If you’re the type of person who is constantly searching for your keys, AirTags seem like a godsend: a compact device that can be tracked almost anywhere in the world, without an expensive GPS and data subscription. Unfortunately, it seems like the kind of people who are looking for the keys to other people think the same.
A new report The York Regional Police in Aurora, Ontario, identified five separate incidents in which thieves slipped an AirTag into a “high-end vehicle” with the intent to steal it. The thieves’ technique is to leave the tracker somewhere in the vehicle and then follow its location in Apple’s Busar app to find out where it is parked:
Since September 2021, officers have investigated five incidents in which suspects attached small tracking devices to high-end vehicles so that they could then be located and stolen. AirTag brand devices are placed out of sight on target vehicles when parked in public places such as shopping malls or parking lots. The thieves then track the vehicles to the victim’s residence, where they are stolen.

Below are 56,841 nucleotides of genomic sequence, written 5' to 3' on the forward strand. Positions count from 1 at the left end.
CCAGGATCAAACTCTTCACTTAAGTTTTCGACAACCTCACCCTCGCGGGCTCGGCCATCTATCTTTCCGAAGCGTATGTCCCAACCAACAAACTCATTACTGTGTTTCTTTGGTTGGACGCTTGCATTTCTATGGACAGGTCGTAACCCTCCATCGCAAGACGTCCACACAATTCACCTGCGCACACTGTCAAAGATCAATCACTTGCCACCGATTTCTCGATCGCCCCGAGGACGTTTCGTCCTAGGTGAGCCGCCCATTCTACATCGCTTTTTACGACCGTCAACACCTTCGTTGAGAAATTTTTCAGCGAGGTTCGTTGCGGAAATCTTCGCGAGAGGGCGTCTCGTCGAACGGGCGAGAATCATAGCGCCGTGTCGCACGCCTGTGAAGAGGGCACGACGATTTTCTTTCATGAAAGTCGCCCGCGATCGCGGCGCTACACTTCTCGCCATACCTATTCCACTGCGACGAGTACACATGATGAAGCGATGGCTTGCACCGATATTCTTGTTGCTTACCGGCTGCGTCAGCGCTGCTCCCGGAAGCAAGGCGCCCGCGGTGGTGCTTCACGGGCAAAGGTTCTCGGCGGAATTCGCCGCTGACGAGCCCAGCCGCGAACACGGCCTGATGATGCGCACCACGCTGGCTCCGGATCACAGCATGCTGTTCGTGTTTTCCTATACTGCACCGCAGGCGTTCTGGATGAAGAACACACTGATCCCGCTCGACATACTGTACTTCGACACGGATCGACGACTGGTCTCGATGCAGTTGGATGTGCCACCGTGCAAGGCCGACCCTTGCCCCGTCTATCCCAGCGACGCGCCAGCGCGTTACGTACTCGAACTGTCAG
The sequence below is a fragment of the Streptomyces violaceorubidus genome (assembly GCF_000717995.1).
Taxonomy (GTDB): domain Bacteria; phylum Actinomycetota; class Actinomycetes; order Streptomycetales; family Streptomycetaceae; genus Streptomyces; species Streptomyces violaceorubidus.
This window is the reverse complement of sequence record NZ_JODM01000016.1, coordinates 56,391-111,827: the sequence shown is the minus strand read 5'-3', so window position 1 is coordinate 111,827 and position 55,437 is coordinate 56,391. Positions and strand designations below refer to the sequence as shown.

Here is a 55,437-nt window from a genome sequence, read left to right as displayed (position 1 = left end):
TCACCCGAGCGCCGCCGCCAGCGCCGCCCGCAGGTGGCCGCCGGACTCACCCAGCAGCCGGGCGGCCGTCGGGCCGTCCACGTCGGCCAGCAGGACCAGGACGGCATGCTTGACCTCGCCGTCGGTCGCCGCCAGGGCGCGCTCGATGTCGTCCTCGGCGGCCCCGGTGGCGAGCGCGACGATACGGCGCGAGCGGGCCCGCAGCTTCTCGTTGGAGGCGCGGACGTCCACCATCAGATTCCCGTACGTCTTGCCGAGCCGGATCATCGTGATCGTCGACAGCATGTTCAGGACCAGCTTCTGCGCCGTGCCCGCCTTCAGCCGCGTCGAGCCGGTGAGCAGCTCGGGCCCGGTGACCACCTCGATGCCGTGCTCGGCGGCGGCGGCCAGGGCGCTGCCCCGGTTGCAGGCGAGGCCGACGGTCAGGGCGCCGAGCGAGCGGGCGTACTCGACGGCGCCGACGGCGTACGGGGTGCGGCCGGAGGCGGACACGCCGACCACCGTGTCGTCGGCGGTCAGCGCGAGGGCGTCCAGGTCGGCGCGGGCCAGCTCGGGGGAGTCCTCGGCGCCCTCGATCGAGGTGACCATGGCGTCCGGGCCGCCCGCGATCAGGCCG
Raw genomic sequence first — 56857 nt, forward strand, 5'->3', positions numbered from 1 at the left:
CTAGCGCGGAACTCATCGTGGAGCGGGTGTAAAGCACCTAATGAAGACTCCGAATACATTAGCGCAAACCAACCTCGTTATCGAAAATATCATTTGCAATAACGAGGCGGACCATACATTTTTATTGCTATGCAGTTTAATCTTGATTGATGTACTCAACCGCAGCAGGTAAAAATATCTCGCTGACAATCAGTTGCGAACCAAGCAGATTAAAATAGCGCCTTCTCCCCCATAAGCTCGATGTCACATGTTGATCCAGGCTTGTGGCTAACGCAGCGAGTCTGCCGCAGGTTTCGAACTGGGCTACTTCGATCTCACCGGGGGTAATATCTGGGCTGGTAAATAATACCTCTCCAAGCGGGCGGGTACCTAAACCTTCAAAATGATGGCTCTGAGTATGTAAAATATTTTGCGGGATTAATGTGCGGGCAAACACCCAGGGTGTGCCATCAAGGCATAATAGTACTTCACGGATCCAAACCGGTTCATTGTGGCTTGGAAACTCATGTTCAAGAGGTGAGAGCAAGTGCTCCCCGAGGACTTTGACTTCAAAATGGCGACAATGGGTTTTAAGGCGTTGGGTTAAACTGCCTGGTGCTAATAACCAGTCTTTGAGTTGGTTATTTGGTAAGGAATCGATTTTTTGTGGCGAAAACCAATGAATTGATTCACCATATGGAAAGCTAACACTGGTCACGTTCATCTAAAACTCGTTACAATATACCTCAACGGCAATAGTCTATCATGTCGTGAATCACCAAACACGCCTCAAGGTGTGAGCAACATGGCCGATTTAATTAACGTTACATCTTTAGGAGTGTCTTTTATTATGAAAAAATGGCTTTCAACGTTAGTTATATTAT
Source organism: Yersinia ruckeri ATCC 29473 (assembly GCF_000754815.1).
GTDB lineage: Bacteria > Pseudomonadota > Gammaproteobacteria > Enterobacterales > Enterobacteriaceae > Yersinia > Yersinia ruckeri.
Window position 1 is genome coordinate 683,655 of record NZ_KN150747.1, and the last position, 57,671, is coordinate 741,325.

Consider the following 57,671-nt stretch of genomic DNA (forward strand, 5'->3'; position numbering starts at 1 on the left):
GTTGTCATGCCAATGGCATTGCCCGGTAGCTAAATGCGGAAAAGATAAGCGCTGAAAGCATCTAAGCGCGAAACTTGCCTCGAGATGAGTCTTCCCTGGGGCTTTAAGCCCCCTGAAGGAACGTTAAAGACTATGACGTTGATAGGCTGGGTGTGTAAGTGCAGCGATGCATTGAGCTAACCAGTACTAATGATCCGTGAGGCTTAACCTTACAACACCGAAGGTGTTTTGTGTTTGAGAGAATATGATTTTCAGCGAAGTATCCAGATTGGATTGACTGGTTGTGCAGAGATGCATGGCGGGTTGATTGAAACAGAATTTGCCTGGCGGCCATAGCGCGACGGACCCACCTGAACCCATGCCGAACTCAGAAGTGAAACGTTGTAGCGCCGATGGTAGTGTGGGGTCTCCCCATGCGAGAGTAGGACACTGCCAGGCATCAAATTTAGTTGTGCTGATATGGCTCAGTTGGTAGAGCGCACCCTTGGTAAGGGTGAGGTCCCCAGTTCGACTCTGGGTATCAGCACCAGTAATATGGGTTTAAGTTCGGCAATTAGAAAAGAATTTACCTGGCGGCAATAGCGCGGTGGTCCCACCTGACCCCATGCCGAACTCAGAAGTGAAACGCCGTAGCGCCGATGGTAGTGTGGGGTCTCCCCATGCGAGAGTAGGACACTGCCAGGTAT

Thieves generally use tools like screwdrivers to enter vehicles through the driver’s or passenger’s door, making sure not to set off alarms. Once inside, an electronic device, normally used by mechanics to reprogram factory settings, connects to the diagnostic port under the dash and programs the vehicle to accept a key that the thieves brought with them. Once the new key is programmed, the vehicle starts and the thieves take it away.
When Apple first released AirTags to early this year , concerns were raised about dire use cases. Apple responded with a series of measures against unauthorized tracking, but they are designed to keep people to except instead of cars. An AirTag away from its owner sounds an alarm, alerting anyone nearby, but it can take up to 24 hours for the alarm to sound, more than enough time to steal a car in the dead of night.
For those interested, there are some ways to defend against these types of attacks. Disable Apple’s Search network It can prevent your phone from reporting the location of nearby AirTags, and third-party bluetooth scanning apps They can inform you that a new device has appeared near you. As always, vigilance is key – simply knowing the threat is there better prepares you to deal with it.